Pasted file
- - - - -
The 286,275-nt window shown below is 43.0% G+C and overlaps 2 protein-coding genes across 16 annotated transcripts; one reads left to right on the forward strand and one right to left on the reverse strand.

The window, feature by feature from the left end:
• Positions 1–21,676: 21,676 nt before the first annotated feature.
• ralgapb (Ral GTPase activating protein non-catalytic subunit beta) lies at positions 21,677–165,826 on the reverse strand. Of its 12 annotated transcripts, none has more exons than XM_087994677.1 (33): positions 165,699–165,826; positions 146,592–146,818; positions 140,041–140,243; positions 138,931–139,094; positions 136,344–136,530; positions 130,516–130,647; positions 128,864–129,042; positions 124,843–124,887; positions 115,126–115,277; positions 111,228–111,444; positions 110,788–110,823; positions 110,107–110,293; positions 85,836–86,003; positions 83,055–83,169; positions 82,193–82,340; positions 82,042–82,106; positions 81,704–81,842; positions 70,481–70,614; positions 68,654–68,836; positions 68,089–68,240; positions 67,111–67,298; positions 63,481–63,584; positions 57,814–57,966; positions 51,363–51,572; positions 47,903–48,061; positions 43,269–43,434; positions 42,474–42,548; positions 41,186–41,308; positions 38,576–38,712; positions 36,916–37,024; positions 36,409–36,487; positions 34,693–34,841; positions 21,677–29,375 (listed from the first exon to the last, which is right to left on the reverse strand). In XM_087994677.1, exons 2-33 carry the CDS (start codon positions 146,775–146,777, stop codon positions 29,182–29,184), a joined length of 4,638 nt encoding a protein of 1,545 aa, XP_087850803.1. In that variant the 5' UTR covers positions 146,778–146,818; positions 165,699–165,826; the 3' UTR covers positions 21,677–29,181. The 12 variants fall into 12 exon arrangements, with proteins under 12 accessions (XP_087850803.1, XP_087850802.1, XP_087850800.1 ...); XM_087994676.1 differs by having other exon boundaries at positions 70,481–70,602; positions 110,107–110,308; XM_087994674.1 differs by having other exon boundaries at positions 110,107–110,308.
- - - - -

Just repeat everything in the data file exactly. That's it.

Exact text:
The 286,275-nt window shown below is 43.0% G+C and overlaps 2 protein-coding genes across 16 annotated transcripts; one reads left to right on the forward strand and one right to left on the reverse strand.

The window, feature by feature from the left end:
• Positions 1–21,676: 21,676 nt before the first annotated feature.
• ralgapb (Ral GTPase activating protein non-catalytic subunit beta) lies at positions 21,677–165,826 on the reverse strand. Of its 12 annotated transcripts, none has more exons than XM_087994677.1 (33): positions 165,699–165,826; positions 146,592–146,818; positions 140,041–140,243; positions 138,931–139,094; positions 136,344–136,530; positions 130,516–130,647; positions 128,864–129,042; positions 124,843–124,887; positions 115,126–115,277; positions 111,228–111,444; positions 110,788–110,823; positions 110,107–110,293; positions 85,836–86,003; positions 83,055–83,169; positions 82,193–82,340; positions 82,042–82,106; positions 81,704–81,842; positions 70,481–70,614; positions 68,654–68,836; positions 68,089–68,240; positions 67,111–67,298; positions 63,481–63,584; positions 57,814–57,966; positions 51,363–51,572; positions 47,903–48,061; positions 43,269–43,434; positions 42,474–42,548; positions 41,186–41,308; positions 38,576–38,712; positions 36,916–37,024; positions 36,409–36,487; positions 34,693–34,841; positions 21,677–29,375 (listed from the first exon to the last, which is right to left on the reverse strand). In XM_087994677.1, exons 2-33 carry the CDS (start codon positions 146,775–146,777, stop codon positions 29,182–29,184), a joined length of 4,638 nt encoding a protein of 1,545 aa, XP_087850803.1. In that variant the 5' UTR covers positions 146,778–146,818; positions 165,699–165,826; the 3' UTR covers positions 21,677–29,181. The 12 variants fall into 12 exon arrangements, with proteins under 12 accessions (XP_087850803.1, XP_087850802.1, XP_087850800.1 ...); XM_087994676.1 differs by having other exon boundaries at positions 70,481–70,602; positions 110,107–110,308; XM_087994674.1 differs by having other exon boundaries at positions 110,107–110,308.